Tuesday, February 26, 2008
Here is a view of the source. We were in the middle of a long drought during our stay and the river had retreated. There are pictures of the water coming out of this cave as if from a hose. The darker part of the opening is about 20' tall so it must be a huge volume of water.
This is a river, the source of which is a mystery. Whenever there are large rains or large snow meltoffs, the river gushes out of a cave in the side of a rocky hill. The French have been trying to determine for years where the true source might be. Jacques Cousteau even designed and built a small, radio controlled submarine to try and get to the source. No luck. Mysteries have their place
This little house was another rental property on our landlord's acreage. We went and peeked in the windows, as it was unrented for our stay. It has a lovely little living room/kitchen taking up the whole ground floor and, I assume, a bedroom/bathroom upstairs. It was such a scenic little building that I took a picture of it almost every day and will bore faithful readers with many more shots as we go along.
Back to beauty. This is the view from our driveway up to the town of Saignon. When we arrived all of the cherry trees were green leafed and here, halfway through our 20 days, they were a lovely yellow and all of the trees were changing. Having moved to Florida from Vermont almost 15 years ago, it was nice to see a seasonal change again.
Just to remove a little of the A Year in Provence feel from this report, these lovely looking, rusting towers were right next to our favorite super marche. They were holding tanks for one of the larger wine co-ops in the area. Their wine was very nice, but images of a cellar lined with lovely wooden casks aren't the reality anymore.
This is our 3rd or 4th trip to this region. We have always thought of Bonnieux as one of the highest of the hill towns. Perched on top of a hill with a deep valley between it and Lacoste, you feel on top of Provence. Imagine our surprise as we left Foret de Cedres and looked down the hill at Bonnieux! It looked like a toy village it was so far below us. Perspective is amazing.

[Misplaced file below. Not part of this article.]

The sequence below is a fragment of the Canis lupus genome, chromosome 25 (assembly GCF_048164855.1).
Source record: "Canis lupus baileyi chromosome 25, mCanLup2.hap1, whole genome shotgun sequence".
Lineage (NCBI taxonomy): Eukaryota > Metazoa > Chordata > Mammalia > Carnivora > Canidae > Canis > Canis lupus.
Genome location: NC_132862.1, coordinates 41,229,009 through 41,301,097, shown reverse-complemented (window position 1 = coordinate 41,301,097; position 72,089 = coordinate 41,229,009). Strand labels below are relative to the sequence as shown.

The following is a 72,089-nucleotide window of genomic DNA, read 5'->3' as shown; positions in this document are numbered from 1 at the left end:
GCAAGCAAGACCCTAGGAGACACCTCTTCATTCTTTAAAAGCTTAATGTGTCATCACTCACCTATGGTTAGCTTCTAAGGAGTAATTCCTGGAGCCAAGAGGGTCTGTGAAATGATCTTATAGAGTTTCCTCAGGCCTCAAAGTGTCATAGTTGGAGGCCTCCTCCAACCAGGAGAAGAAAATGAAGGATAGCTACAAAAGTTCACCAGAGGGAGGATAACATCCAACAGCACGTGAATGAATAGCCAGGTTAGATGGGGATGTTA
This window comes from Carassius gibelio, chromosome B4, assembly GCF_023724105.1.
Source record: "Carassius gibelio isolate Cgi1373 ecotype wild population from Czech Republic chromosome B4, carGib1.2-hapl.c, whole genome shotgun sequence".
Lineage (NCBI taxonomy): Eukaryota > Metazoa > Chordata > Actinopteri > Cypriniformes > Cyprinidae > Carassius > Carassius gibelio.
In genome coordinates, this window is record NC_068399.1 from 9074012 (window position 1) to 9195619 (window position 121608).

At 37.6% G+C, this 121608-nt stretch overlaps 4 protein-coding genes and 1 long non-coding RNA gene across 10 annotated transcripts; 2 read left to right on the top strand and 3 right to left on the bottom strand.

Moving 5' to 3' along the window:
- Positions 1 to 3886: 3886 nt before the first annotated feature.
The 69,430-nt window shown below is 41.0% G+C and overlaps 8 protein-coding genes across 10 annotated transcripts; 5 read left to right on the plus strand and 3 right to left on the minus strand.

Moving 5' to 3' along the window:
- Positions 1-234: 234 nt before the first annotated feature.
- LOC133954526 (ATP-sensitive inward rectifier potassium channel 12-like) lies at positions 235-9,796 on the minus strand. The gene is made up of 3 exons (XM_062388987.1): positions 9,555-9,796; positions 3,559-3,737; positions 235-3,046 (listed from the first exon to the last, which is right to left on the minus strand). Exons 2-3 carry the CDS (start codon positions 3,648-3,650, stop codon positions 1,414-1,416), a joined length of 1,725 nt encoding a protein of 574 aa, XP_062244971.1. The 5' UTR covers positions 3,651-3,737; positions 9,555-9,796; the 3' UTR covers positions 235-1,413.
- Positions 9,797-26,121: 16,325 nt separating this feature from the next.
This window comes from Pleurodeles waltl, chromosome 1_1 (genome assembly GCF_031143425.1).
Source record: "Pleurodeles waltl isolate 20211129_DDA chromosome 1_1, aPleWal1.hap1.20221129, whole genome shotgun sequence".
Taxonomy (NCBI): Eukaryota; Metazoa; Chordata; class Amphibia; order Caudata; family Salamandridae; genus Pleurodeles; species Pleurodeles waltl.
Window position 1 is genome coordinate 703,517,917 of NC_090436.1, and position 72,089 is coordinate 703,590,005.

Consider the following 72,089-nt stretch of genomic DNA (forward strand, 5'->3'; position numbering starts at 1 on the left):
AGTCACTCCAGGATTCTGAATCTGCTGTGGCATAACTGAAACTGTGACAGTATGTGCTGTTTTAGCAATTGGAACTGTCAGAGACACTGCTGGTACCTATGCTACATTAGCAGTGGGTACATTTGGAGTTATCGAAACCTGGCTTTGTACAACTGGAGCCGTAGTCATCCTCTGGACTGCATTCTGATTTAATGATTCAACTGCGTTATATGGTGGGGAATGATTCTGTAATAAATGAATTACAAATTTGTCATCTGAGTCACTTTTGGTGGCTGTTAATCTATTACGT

Sunday, February 24, 2008
Saturday, February 23, 2008
We went on a hike in the Foret de Cedres that runs along a spine of the Luberon range. We were told that it was and easy 3-5 mile walk in the cedar woods created by importing cedars from Morocco to replace local trees that had died off. It was a great success and the forest is majestic and tranquil.................if you follow the trail. We wandered off to read a trail marker and followed a path that led downhill for a mile or two and then back up a trail of mostly rock and very steep, plus a bit slippery with dew. After 45 minutes, and many a curse at the travel writers, we emerged to a stunning view of the whole Luberon. We climbed down to a road that didn't seem to go back to our car so we bit the bullet and went back the way we came. Going down the still slippery rock trail was even harder then going up. We arrived back at the car ready to wring Rick Steve's neck. The best part was discovering a tiny bistro tucked by the side of the road up the mountain to the Foret that served either the omelet du jour or the tarte du jour. Both were superb and we were some hungry.
When we returned to the house we all got out our guidebooks and found that we had wandered off the main trail and onto a very difficult hiker's trail that was listed as challenging. We went back to Foret de Cedres later and walked the main trail, all paved and offering many wonderful views. It was nice but the first visit will be the one we all remember. We did return to the bistro and the food was even better.
Friday, February 22, 2008
When we were shown our house we were told there were three cats about that were fed by the owner. We were given the option of feeding them or not, as they were all good at mousing in the nearby fields. As we have 2 cats of our own, it was great fun to be adopted by the three of them, who soon, as cats will, became rather vocal when they were hungry and greeted us at the end of every day, expecting their handouts.
Provence is famous for it's spectacular landscapes, full of fields of sunflowers and lavander. As lovely as they are, I love the Autumn scenery as the land gets quiet and the colors mute. This field was on my daily walk and changed every day of the 2 weeks we were there.
One of our favorite things about going to Provence is being able to get a great bottle of local wine, a loaf of local bread (thank you Christine, and artisanal cheeses and a nice slice of meat from a local market and having a perfect lunch in the yard of our house. Everything tastes wonderful, and French. Then we can walk off the calories on the local trails.